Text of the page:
Sunday, October 9, 2011

You Will Meet a Tall Dark Stranger

By s. Sunday, October 9, 2011 , , , , , ,
(98 min, 2010)
Director: Woody Allen
Writer: Woody Allen
Stars: Anthony Hopkins, Naomi Watts and Josh Brolin

You will see a bland, uninteresting movie.

I consider myself lucky. One of my favorite directors, Woody Allen, makes one movie a year. It's almost a luxury, for fans, to have this guarantee that each year, we will get to see something new. Sadly with “You will meet a tall dark stranger” for the first time, since many years that I've been Allen's fan, I feel his creative productivity and the urge to make new movie every 12 months may be a bad thing. Terrible thing, in fact.
The movie follows a pair of married couples, Alfie (Hopkins) and Helena (Jones), and their daughter Sally (Watts) and husband Roy (Brolin), as their passions, ambitions, and anxieties lead them into trouble and out of their minds. After Alfie leaves Helena to pursue his lost youth and a free-spirited call girl named Charmaine (Punch), Helena abandons rationality and surrenders her life to the loopy advice of a charlatan fortune teller. Unhappy in her marriage, Sally develops a crush on her handsome art gallery owner boss, Greg (Banderas), while Roy, a novelist nervously awaiting the response to his latest manuscript, becomes moonstruck over Dia (Pinto), a mystery woman who catches his gaze through a nearby window.

Despite the critics and audience hating “Cassandra's dream” and “Whatever Works” I enjoyed those movies. That's not everything – universally bashed “Anything Else” is my favorite movie by Woody. But there is not much to enjoy in “You will meet a tall dark stranger” and it's his weakest film since “Celebrity”. There are so many things wrong with this film, I don't know where to start. But the biggest flaw is that almost every story arc is not even remotely interesting nor funny or memorable.

Allen again commits grave mistake of not casting himself in the role he would be perfect in. It backfired with Kenneth Brannagh in “Celebrity”, with Larry David in “Whatever Works” and now sir Anthony Hopkins, although doing infinitely better job than previously mentioned two feels a bit off – he doesn't fit in Allen's universe. Naomi Watts, who definitely has talent, is very good in some scenes and just plain terrible in others, as with cringe worthy, horrendous scene near the end of the movie where she fights with her mother – the lines Watts was shouting in blind fury and with total inability to be convincing about it was one of the worst moments I saw her in. Antonio Banderas is completely bland, which somehow didn't shock me. Freida Pinto is fine and shows some promise, though, I felt like she wasn't in the movie enough. Lucy Punch is a good choice for the character she's playing. I thought “Great casting, Woody”. And then I find out the character of prostitute who marries much older man was meant to be played by Nicole Kidman. Kidman and Punch are as different as it goes. It seems as lost as with script Allen also lost himself with casting.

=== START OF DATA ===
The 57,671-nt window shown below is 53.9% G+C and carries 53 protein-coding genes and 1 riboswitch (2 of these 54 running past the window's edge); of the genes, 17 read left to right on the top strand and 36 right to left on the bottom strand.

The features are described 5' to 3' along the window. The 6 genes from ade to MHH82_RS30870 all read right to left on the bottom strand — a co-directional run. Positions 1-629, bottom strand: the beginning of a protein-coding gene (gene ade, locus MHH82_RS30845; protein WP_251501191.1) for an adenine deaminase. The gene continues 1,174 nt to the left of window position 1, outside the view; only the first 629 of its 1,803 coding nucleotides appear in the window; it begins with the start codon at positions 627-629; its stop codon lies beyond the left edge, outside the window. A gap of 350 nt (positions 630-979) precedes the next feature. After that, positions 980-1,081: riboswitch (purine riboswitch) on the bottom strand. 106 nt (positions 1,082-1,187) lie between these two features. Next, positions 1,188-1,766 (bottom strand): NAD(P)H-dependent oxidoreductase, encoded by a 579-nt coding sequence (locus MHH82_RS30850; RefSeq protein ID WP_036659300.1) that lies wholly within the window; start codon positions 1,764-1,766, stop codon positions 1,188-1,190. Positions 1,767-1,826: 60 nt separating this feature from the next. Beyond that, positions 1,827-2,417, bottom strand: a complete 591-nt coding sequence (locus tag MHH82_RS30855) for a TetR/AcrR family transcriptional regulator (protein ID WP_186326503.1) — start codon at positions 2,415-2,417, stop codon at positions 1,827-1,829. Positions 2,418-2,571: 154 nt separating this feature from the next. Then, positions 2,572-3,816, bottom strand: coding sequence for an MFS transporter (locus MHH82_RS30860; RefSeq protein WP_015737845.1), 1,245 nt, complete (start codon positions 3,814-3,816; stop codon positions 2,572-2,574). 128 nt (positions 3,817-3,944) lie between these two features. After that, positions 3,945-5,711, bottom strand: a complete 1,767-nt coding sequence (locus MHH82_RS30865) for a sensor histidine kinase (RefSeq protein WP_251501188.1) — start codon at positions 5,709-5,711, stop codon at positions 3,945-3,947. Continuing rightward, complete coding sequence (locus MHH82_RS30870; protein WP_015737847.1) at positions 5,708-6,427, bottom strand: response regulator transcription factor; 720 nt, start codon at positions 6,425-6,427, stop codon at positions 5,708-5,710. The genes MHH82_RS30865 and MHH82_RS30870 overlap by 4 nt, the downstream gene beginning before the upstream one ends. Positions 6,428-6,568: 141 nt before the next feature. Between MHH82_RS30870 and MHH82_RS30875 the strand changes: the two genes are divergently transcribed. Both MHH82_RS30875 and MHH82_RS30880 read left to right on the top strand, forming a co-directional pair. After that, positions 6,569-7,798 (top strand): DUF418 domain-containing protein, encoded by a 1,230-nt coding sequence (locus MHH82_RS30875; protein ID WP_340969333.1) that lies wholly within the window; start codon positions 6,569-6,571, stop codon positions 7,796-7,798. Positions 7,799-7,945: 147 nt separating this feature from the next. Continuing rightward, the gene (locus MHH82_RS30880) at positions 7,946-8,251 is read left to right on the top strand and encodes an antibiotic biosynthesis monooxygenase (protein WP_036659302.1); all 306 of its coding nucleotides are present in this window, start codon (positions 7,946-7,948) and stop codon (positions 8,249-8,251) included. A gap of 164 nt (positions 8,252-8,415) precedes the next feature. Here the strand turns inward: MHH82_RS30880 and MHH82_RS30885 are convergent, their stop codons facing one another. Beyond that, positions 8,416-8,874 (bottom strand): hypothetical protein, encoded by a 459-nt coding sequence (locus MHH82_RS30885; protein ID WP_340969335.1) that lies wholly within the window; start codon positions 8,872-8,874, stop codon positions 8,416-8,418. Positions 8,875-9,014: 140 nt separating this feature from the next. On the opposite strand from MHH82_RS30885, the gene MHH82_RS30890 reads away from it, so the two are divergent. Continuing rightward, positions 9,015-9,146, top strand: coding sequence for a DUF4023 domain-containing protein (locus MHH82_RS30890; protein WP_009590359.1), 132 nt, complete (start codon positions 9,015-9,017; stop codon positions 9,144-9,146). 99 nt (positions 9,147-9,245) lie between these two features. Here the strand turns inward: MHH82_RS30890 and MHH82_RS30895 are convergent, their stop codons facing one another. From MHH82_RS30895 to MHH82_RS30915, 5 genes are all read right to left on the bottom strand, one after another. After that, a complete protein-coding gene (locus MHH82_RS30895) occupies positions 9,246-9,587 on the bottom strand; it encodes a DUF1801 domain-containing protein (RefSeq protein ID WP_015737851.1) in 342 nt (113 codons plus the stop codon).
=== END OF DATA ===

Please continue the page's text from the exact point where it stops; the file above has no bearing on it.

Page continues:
Scenes which include Punch and Hopkins are funny at times, but mostly they seem pointless and often tiring. The scenes surrounding their conversations - the advances men make towards Punch's character are terrible. I didn't even have a feeling I was watching Woody Allen's movie anymore, just some cheap imitation. Gemma Jones, who plays Sally's mother is one of the few highlights of this movie, her story arc sadly isn't. It's simply boring and not worthy of such a fine performance. But there is a part of this movie I liked a lot – Roy (great Josh Brolin) and Dia's segment. Their story is sweet, romantic and ironic – had the whole movie was made about them this could really have worked. That's a big problem with Allen's newest movie – it's rushed. I feel like this time Allen truly didn't spend enough time developing the script and the image of the movie in his mind. The idea was there, but the execution of it is very disappointing. The stories presented in the movie don't match, they don't create one whole piece, just a mixture of scenes – some great, some truly awful, thrown together in one movie.

At least the cast is impressive and I'm going to add few points to the score, only because I was so happy to see Anna Friel on screen – one of the most beautiful and talented actresses, who should be in more movies. Overall it's a waste of time. If you haven't seen any movie by Allen (I wonder if there are such people among movie goers) you'll like it, but if you saw most of his films it will make you cry with despair at times.


No comments:

Post a Comment